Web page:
Monday, August 15, 2011

EPA Halts Sale of Imprelis

On Thursday the U.S. EPA ordered E.I. DuPont de Nemours (DuPont) to immediately halt the sale, use or distribution of Imprelis. The order, issued under the Federal Insecticide, Fungicide and Rodenticide Act (FIFRA).

DuPont’s Imprelis Herbicide (aminocyclopyrochlor) was approved by the EPA in August 2010 for use to control dandelions, ground ivy, violets, clover and other weeds in lawns after they emerged from the ground. Imprelis was developed and marketed to kill emerged weeds and control future weed growth in lawns, and works by both direct uptake through the leaves as well as root uptake by interfering with a plant’s normal hormonal balance. It was designed to be long lasting and does not break down easily, in other words, it is environmentally persistent. Imprelis was never approved for use in New York and California because both states have separate review procedures for new herbicides. New York State officials were concerned that the herbicide does not bind with soil, and may leach into groundwater. California never completed its review.

Beginning in June 2011, EPA started receiving complaints from state pesticide agencies about evergreen damage related to the use of Imprelis. University Extension Offices across the country reported injury to evergreens on lawns and golf courses treated with Imprelis. Homeowners, lawn service operators and others reported browning of shoots and needles and twisting and stunting of shoots, especially near tops of trees on current year growth on tree tops and outer branches. The damage occurred quickly, within two to three weeks of application of Imprelis. The most commonly affected trees were Norway spruce, Colorado blue spruce and eastern white pine. There were also reports of damage to firs and yews.

By the end of July, DuPont officially acknowledged to the EPA that there has been damage to trees associated with Imprelis use. By the first week in August 2011, DuPont had submitted to the Agency over 7,000 adverse incident reports involving damage (including death) of trees impacted by Imprelis. Test data from DuPont has confirmed certain coniferous trees, predominately Norway spruce and white pine, as susceptible to being damaged or killed by the application of Imprelis. On August 4, 2011, DuPont voluntarily suspended sales of Imprelis and announced a forthcoming product return and refund program. The DuPont website has recommendations for trying to save impacted trees. It is the same advice given to me by the local extension office and if you have impacted trees you might try to save them.

The EPA order to stop the sale and distribution of Imprelis is based on a technical violation of FIFRA labeling, not the fact that an environmentally persistent herbicide had unexpected consequences. This was a consequence that occurred within three weeks of application, and would have been hard to miss in appropriately designed field testing. The testing performed for Imprelis appears to have been inadequate to evaluate impact to and protect non-target species, such as conifer trees. New York state officials concern for potential impact to groundwater does not even appear to have been addressed by the EPA approval process. The fate and transport of chemicals sprayed into the environment should be evaluated before the chemical and its commercial formulation are approved for sale, not after.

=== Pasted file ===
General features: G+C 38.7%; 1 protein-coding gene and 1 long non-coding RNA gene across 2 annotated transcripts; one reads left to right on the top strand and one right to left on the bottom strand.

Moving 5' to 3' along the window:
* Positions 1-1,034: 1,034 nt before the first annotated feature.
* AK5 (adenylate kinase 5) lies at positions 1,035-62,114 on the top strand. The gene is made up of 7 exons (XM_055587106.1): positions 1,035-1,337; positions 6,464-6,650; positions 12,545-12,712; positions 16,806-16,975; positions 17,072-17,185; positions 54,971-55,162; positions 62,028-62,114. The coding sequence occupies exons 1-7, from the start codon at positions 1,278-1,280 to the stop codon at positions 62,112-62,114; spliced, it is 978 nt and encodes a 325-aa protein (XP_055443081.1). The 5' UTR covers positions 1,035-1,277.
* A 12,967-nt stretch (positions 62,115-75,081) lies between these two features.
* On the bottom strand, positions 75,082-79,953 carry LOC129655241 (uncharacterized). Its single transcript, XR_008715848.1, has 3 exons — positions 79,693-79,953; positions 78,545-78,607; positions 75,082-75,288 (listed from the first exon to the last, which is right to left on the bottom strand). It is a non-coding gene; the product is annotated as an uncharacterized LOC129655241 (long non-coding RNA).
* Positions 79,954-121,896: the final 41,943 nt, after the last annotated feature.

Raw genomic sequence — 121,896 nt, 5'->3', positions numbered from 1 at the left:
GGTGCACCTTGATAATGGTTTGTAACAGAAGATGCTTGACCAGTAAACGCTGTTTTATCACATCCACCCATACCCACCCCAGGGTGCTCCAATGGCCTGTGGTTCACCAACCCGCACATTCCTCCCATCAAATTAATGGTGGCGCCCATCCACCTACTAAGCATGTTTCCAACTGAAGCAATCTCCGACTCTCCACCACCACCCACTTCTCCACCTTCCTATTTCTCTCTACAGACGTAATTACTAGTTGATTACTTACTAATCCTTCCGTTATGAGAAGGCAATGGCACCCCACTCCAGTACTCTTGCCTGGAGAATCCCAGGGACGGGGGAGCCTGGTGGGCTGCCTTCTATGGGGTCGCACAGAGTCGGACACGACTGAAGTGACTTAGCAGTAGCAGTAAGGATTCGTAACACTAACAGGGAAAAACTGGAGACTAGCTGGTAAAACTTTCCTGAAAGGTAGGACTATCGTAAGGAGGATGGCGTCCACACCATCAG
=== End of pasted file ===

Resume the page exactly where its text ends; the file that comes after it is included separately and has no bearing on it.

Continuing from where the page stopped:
The studies originally submitted were found to be adequate to allow for the conditional registration of the herbicide. The conditional registration required that an additional toxicity study be performed to evaluate environmental degradation and (re)submission of avian and invertebrate reproduction studies to evaluate animal endocrine disruption. The EPA web site states that Aminocyclopyrachlor is a low-risk pesticide. The human health and ecological risk assessments found that the herbicide posed low risk to both humans and other terrrestrial and aquatic organisms, except for plants. Aminocyclopyrachlor is related to other herbicides, including clopyralid and aminopyralid, which have caused plant damage when present in compost or manure as a result the label recommended against use of grass clipping for compost, but the tree deaths were unexpected.

Disclosure: In the 1970's and 1980's I worked for both the US EPA and DuPont as a Chemical Engineer.

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